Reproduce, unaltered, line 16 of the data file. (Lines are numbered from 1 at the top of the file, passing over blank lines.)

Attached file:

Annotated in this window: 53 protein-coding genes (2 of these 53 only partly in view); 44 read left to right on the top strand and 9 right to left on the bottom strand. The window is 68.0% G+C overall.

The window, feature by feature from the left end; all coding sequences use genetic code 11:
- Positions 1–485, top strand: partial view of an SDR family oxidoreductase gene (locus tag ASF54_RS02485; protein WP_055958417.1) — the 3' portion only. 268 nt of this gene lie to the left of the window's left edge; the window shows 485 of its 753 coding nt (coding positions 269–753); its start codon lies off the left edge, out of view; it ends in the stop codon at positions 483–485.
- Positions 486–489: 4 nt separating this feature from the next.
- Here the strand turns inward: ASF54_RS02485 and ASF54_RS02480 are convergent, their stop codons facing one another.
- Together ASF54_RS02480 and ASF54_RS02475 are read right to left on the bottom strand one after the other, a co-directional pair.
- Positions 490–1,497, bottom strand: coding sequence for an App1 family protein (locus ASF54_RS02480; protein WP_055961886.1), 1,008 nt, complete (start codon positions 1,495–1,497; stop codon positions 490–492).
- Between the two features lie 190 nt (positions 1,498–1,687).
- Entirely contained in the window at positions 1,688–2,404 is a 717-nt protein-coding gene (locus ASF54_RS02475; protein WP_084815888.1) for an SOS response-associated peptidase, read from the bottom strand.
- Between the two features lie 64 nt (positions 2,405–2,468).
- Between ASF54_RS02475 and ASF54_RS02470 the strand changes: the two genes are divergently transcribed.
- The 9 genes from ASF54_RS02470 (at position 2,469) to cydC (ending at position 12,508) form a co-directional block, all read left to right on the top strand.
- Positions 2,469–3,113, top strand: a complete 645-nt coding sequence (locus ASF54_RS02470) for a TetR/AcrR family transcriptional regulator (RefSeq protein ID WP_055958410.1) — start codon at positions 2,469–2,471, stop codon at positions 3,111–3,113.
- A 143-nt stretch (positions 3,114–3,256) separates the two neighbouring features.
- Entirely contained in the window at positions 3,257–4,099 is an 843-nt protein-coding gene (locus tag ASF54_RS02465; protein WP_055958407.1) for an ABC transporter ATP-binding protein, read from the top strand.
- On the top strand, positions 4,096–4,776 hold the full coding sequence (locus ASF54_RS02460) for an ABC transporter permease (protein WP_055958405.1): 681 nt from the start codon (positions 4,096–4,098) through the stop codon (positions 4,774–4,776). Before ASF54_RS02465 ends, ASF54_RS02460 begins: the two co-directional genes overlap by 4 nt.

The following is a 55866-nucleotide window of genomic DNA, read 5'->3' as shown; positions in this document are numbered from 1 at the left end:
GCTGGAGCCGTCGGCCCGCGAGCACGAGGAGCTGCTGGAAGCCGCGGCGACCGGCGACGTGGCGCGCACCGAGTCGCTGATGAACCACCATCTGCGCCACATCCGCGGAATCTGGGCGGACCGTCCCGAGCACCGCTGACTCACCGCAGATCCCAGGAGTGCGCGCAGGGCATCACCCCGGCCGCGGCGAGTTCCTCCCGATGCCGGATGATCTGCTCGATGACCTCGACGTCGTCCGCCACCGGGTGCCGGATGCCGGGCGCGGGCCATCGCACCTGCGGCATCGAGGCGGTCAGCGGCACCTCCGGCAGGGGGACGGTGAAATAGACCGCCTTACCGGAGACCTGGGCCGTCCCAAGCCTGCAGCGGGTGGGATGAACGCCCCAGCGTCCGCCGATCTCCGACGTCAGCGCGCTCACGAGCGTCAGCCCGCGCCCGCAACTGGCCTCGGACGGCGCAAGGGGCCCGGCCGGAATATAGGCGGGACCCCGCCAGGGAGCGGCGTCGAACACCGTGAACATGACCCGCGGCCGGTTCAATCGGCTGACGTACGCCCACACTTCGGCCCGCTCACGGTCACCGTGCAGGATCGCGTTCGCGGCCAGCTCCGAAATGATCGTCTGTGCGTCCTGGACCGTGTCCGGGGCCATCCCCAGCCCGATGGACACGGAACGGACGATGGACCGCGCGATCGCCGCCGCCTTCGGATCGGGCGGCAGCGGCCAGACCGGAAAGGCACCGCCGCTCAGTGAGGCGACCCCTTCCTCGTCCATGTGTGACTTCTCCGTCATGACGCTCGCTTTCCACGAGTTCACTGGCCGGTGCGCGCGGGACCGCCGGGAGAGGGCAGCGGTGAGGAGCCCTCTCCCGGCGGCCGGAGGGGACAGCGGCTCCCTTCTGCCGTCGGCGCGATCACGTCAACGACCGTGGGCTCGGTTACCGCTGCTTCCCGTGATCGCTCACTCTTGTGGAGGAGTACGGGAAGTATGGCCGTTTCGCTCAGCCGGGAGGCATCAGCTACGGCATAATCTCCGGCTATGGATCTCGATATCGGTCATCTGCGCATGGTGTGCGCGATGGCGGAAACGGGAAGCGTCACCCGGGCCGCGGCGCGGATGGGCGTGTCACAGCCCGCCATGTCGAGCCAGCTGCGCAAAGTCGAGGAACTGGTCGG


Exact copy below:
- On the top strand, positions 4,096–4,776 hold the full coding sequence (locus ASF54_RS02460) for an ABC transporter permease (protein WP_055958405.1): 681 nt from the start codon (positions 4,096–4,098) through the stop codon (positions 4,774–4,776). Before ASF54_RS02465 ends, ASF54_RS02460 begins: the two co-directional genes overlap by 4 nt.